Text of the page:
Friday, March 27, 2009

Sowing Seeds

I finally started my first batch of seeds. It's been four years since I started seeds -due to moving, living overseas, and returning to a home that needed repair. Most of my seeds have been kept in refrigeration, but viability is still a worry.

Here is my method of seed starting.

I start with cell packs that I re-use every year. I separate them since they come all stuck together in a flat-sized group (I'll explain why later). I fill them gently with a moistened, but not sopping, soil-less mix that I've sterilized.

Next I place the seed onto the surface of the medium (these are tomato seeds) and gently press into the medium to just less than the suggested depth. I use a dull pencil or chopstick.

I then cover the seeds with a layer of milled sphagnum/peat moss, spritzing with water to moisten. Tiny seeds are barely covered. Larger seeds, like tomatoes are covered with about 1/8 inch. The moss helps to retard fungal growth, such as damping off.

I mark the cells with labels showing the type of seed, variety, and start-date. I make my labels out of cut up mini-blinds and write with Sharpie markers. This is a great way to re-use the extra slats that often have to be taken off to make the blinds the correct length. I avoid using very old blinds as they may have high lead levels.

The flats are covered with a clear dome top and placed under fluorescent lights. I use one cool white and one warm white in each fixture to mimic natural light. Since fluorescent bulbs are cool to the touch, I bring the bulbs down until they just rest on the surface of the plastic dome...touching, but not buckling. I have my lights hanging on chains from hooks in the ceiling so they are easily adjustable to whatever height I need. The lights are on an automatic timer that goes on at 7:00 am and off at 10:00 pm.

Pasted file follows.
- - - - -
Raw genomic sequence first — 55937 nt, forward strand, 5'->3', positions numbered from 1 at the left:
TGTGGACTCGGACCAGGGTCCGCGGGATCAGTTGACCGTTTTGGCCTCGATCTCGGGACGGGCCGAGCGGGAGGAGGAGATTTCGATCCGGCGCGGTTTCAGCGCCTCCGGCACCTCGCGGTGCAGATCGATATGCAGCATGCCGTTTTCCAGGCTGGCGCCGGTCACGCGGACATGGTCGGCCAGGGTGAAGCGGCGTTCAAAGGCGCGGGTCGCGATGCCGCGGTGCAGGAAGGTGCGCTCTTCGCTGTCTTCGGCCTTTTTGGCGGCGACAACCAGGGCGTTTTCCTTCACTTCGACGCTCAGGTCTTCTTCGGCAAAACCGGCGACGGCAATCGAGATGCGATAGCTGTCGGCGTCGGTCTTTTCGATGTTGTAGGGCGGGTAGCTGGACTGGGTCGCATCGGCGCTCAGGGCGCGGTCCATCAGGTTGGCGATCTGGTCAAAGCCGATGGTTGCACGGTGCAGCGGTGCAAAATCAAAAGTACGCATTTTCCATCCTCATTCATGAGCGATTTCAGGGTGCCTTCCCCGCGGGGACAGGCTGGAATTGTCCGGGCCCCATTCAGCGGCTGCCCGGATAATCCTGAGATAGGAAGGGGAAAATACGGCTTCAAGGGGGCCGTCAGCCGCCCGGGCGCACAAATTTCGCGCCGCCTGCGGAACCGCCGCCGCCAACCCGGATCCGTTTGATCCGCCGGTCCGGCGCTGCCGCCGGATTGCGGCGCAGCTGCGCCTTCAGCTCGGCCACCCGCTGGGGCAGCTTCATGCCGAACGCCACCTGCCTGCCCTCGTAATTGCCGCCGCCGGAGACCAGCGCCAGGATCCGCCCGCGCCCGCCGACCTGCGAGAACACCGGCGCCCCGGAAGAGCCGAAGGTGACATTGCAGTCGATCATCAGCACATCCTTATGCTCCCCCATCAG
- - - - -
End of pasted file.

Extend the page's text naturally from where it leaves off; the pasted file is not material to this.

Here they are, awaiting germination. As of today -the 27th, the broccoli, kale, and Celosia have germinated. Once germination takes place I remove the cell from the domed flat and put it in an un-domed flat with the leaves less than an inch from the actual fluorescent bulbs. This is why I separate the cells before putting them in the flats. It makes it much easier to remove individual cell-packs as they germinate. Different plants have different germination rates.

I remove the cells because the heat and humidity under the dome is more than the germinated seeds require. Once they have sprouted I want to slow down growth. Bright lights very close to the seedlings, and cooler temperatures will help avoid disease problems and leggy growth -which causes flopping seedlings.


  1. Wow! You have quite the operation there. Reminds me of my parents' basement--my dad hybridizes hostas and grows his seedlings over the winter.

    My own seed-planting aspirations aren't so far-reaching. I'm hoping to start a few tomatoes and lettuces soon. Not enough sun in the yard for much more!

  2. Una, I'm in awe. This is quite an endeavor. So worth the effort. I have always wanted to try to grow seedlings for a vegetable garden. You inspire me to try.

  3. Holy cow! You have quite a set up!
    I ready for the first tomato, a real tomato, red all the way through! YUM!